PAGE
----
Virginia GOP Gov Youngkin: $2 billion surplus sign state taxes too high

The final budget passed for the next fiscal year in Virginia includes about $4 billion in tax relief

Updated: July 22, 2022 - 3:58pm

Virginia recorded a budget surplus of nearly $2 billion at the close of the fiscal year, which GOP Gov. Glenn Youngkin thinks is a sign taxpayers are forced to give too much money to the government.

“While I am pleased that our additional revenue can be reinvested in Virginia, the commonwealth’s general fund revenue surplus confirms that Virginians have been overtaxed for way too long," Youngkin said.

“As inflation hits another 40-year high, I’m proud that our budget provides almost $4 billion in tax relief to Virginians, the largest tax relief in the commonwealth’s history,” the governor also said.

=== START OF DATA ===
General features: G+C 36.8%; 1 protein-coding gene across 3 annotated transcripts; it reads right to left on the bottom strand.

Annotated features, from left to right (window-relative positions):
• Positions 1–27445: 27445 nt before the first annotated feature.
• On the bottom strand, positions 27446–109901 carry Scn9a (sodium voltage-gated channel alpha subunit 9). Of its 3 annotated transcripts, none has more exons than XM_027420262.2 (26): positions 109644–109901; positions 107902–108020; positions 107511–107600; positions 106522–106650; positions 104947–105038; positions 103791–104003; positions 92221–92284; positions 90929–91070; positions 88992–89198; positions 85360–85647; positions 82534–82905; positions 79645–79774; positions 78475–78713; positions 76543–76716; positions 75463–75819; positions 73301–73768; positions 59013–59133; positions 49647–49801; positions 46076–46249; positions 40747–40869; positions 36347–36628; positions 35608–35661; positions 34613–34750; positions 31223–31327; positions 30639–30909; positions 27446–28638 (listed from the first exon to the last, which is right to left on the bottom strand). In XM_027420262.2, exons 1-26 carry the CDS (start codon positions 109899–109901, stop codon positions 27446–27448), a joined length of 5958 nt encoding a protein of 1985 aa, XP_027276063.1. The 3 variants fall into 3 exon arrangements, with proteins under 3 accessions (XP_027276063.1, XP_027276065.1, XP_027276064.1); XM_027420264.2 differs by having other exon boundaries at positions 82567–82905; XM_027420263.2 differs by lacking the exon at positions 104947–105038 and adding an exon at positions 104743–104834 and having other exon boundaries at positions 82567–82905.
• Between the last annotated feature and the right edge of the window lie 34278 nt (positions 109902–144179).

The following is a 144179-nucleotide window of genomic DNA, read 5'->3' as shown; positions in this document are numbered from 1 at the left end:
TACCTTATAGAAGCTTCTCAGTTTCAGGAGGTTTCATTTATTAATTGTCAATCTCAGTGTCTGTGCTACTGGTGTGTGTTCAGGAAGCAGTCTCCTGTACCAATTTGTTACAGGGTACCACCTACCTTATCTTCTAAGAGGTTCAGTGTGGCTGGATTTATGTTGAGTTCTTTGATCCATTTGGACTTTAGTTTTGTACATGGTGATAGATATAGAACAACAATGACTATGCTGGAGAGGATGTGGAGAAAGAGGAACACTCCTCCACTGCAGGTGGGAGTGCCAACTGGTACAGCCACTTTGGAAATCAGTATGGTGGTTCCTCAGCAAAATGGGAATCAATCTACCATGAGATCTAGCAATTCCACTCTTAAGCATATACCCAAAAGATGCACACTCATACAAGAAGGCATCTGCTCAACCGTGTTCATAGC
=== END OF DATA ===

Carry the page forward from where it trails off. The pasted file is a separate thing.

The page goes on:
The relief measures included raising the standard deduction and ending the state’s portion of the grocery tax, but failed to reach Youngkin’s aims of doubling the standard deduction and ending both the state and local portions of the grocery tax.

The governor’s plan to provide gas tax relief through the budget also failed. The larger tax cuts passed the Republican-controlled House, but were blocked in the Democratic-controlled Senate.

"We have a lot of work left to do to recover from the pandemic, but Virginia’s economy is demonstrating promising economic and company growth with major companies such as Boeing, Raytheon, and LEGO moving their headquarters to Virginia,” the first-term governor also said.